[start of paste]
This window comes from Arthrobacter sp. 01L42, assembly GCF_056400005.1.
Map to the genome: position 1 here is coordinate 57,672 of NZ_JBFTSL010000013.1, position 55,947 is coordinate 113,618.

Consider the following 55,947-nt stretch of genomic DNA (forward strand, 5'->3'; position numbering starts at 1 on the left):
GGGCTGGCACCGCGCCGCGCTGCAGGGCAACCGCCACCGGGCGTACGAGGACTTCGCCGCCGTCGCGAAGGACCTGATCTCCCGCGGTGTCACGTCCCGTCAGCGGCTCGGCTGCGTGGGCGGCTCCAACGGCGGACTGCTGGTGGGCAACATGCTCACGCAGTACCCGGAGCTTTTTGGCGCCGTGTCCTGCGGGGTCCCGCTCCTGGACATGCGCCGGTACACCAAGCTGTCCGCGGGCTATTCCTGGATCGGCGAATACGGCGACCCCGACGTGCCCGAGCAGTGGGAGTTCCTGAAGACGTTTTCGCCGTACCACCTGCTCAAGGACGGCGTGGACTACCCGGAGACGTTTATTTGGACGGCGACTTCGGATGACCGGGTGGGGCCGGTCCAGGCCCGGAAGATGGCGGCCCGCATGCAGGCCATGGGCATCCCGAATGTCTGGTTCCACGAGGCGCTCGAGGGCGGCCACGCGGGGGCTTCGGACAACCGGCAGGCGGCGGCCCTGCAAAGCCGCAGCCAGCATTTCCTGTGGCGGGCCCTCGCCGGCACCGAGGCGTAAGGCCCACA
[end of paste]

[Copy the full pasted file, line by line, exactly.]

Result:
This window comes from Arthrobacter sp. 01L42, assembly GCF_056400005.1.
Map to the genome: position 1 here is coordinate 57,672 of NZ_JBFTSL010000013.1, position 55,947 is coordinate 113,618.

Consider the following 55,947-nt stretch of genomic DNA (forward strand, 5'->3'; position numbering starts at 1 on the left):
GGGCTGGCACCGCGCCGCGCTGCAGGGCAACCGCCACCGGGCGTACGAGGACTTCGCCGCCGTCGCGAAGGACCTGATCTCCCGCGGTGTCACGTCCCGTCAGCGGCTCGGCTGCGTGGGCGGCTCCAACGGCGGACTGCTGGTGGGCAACATGCTCACGCAGTACCCGGAGCTTTTTGGCGCCGTGTCCTGCGGGGTCCCGCTCCTGGACATGCGCCGGTACACCAAGCTGTCCGCGGGCTATTCCTGGATCGGCGAATACGGCGACCCCGACGTGCCCGAGCAGTGGGAGTTCCTGAAGACGTTTTCGCCGTACCACCTGCTCAAGGACGGCGTGGACTACCCGGAGACGTTTATTTGGACGGCGACTTCGGATGACCGGGTGGGGCCGGTCCAGGCCCGGAAGATGGCGGCCCGCATGCAGGCCATGGGCATCCCGAATGTCTGGTTCCACGAGGCGCTCGAGGGCGGCCACGCGGGGGCTTCGGACAACCGGCAGGCGGCGGCCCTGCAAAGCCGCAGCCAGCATTTCCTGTGGCGGGCCCTCGCCGGCACCGAGGCGTAAGGCCCACA